The immersive shows were another highlight of a season that seduced this population particularly inspired by experiential mediums. Labelhood’s opening performance on October 8, titled Romance of China, took place in a theatrical setting featuring four love stories from different historical eras. Meanwhile, on October 12, LILY Business Fashion moved its runway to immersive art collective teamLab Borderless Shanghai for its new collaboration series with STAR WARS.

Solidarity forums

Chinese Gen Z and Millennials are very committed to important social causes, and SHFW’s position on social issues has built even more bridges with the country’s youth. This season, the Fashion Week Committee looked at the central societal topic of this demographic: sustainable fashion and women’s empowerment.

According to a 2020 study conducted by the non-profit climate change advocacy organization China Youth Climate Action Network (CYCAN), 84% of respondents (all aged 18 to 24) admitted that they were aware of the urgency of the fight against climate change. The M SPACE forum, held at the MODE fair, featured an elaborate selection of panels and exhibits focusing on topics such as sustainability, the intersection of fashion and biodiversity and the future of sustainable fashion within the framework of the country’s peak carbon and neutrality targets.

At the same time, Labelhood has specifically dedicated two collaborative exhibitions to sustainable fashion: CONVERSE x Youtopia Create Next and Sustainable Fashion Lab x Youtopia by RISE The magazine canUjoin, which deals with the enduring aesthetic of the canU fashion platform, has been displayed at numerous event venues.

Converse partnered with Youtopia, a fashion art platform under Labelhood, for a creative show that encouraged waste reduction and reuse of old products.

Additionally, with an increasing number of female-centric reality shows and dramas hitting Chinese screens over the past year, there has been more talk of women’s empowerment and gender equality on social networks.

The program included the first Women’s-themed Forum (Her Power Fashion Conversation) initiated by the SHFW Ambassador and former Elle China editor-in-chief Xiao Xue. It shed light on important topics such as entrepreneurship, body positivity and women’s empowerment; guest panelists included Generation Z models such as Chinese model Liu Wen and Chinese lingerie brand Neiwai founder Lia Xiaolu, among others.

Young audience on the catwalks

Notably, there are always two sessions for the Labelhood fashion shows each season at Shanghai Fashion Week: one for professionals, the other is fully open to the public. Tickets can be redeemed for points earned through Labelhood purchases and this special arrangement has greatly contributed to the diversity and inclusiveness of audiences.

According to a Labelhood spokesperson, the audience for the second session was mostly between 18 and 25 years old. For Wang, this pioneering strategy cultivates an audience. “No other fashion week in the world has done this before,” he said, referring to the points-for-tickets system. “This opens a window for people outside of the inner fashion circle to get a glimpse of Fashion Week, which shows the week’s commitment to community building and will help improve B2C.” [business to consumer] Labelhood template.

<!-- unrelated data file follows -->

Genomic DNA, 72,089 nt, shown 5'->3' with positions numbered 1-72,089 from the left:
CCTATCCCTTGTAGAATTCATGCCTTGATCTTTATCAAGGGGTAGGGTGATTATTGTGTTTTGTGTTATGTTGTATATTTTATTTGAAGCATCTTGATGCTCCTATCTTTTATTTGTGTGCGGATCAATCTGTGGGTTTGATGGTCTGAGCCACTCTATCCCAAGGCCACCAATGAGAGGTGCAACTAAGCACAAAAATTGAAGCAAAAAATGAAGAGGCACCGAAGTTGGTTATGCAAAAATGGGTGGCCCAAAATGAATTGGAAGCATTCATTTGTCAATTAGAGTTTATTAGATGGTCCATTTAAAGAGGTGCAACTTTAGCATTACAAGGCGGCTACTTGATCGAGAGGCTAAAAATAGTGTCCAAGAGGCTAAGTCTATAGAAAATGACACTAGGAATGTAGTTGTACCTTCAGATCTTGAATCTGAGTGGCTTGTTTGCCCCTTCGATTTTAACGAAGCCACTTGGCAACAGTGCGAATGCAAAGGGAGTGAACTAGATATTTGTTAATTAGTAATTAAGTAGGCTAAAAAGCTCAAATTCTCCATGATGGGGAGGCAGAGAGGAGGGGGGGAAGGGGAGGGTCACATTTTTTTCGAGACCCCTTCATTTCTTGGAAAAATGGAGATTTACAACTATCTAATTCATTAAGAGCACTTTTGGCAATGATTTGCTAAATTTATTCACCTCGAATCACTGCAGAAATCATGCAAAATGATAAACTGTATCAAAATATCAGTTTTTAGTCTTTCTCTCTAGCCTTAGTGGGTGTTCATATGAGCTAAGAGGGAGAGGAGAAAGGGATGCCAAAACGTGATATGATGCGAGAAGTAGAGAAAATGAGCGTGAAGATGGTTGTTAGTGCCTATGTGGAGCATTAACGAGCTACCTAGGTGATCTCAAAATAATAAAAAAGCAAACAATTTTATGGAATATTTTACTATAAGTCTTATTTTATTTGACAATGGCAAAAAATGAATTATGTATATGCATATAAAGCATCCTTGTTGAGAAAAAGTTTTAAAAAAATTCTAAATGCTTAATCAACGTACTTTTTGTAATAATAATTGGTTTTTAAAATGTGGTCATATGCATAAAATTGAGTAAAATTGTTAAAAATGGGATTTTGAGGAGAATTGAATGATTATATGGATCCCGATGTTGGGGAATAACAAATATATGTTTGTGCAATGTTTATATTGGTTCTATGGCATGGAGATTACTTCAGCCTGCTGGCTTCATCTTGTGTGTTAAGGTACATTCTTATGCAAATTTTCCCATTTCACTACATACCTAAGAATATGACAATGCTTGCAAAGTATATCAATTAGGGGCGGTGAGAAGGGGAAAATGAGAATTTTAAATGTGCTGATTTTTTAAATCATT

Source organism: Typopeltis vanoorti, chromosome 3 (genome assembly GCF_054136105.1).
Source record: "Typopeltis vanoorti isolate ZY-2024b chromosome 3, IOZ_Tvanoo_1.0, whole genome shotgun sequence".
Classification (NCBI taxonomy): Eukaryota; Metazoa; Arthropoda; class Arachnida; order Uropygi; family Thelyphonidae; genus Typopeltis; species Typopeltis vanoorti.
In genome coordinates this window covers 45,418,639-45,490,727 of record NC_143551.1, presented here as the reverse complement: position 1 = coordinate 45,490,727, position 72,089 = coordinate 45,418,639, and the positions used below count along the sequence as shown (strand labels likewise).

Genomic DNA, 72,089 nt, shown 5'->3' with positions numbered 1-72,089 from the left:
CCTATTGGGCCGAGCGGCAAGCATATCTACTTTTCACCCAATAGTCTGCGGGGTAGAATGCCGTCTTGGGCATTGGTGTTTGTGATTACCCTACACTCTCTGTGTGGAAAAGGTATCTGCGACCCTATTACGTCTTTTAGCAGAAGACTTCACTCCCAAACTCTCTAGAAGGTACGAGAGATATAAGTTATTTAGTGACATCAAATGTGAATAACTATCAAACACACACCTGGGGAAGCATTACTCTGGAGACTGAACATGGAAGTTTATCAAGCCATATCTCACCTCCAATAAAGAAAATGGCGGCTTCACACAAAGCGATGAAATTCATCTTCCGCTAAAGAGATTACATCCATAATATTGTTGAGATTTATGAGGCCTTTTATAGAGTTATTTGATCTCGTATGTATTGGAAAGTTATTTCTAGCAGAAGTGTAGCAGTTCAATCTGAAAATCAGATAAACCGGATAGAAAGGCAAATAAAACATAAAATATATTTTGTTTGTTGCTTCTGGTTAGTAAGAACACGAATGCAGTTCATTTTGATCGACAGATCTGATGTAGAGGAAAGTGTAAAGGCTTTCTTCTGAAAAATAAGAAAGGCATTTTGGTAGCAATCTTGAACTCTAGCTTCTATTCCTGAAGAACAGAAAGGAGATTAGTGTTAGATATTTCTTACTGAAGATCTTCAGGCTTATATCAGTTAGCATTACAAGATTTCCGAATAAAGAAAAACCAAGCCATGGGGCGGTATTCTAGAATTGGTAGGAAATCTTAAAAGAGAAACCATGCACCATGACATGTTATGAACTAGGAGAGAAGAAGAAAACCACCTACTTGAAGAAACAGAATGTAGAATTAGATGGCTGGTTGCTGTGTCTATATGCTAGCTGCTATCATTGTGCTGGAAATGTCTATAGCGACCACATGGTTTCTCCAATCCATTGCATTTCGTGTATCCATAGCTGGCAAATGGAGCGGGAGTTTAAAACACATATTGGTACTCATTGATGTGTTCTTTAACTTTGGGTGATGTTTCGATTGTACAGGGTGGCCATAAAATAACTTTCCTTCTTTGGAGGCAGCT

Indeed, many students have attended Labelhood shows like Yadi Peng, a 22 year old media student. “Shanghai Fashion Week is like a festival, a celebration for every young person in the city,” she said. “Compared to the Fashion Weeks in New Zealand and Australia that I attended, I feel like the attendees are from diverse backgrounds and quite young. Some of them are bloggers, artists or work in public relations, media and advertising.

Claire Huang, a 23 year old graduate from Central Saint Martins and a micro-influencer on Xiaohongshu, (she was one of the ephemeral store owners in the Labelhood offline community space). As a newcomer to the fashion industry, Huang admitted that the opportunity to become a “participating member” has helped her meet buyers, potential clients and fashion professionals. “I learned so much about the industry,” she noted. “I think Shanghai Fashion Week is unique in its efforts to empower the younger community, both in terms of supporting young designers or just thinking about the needs of the younger generation in general.”

Founder of Labelhood, Tasha Liu is at the heart of this success: “We are very proud to define our own ‘Shanghai Model’ on the global stage at Fashion Week. We will continue to empower this new generation of designers and give a voice to a younger audience. With a strategic agenda that has received a positive reception from the younger Chinese generation, Shanghai Fashion Week posed a valid question to the industry’s Big Four: As Generation Z gradually conquers the world, how global fashion connect with them?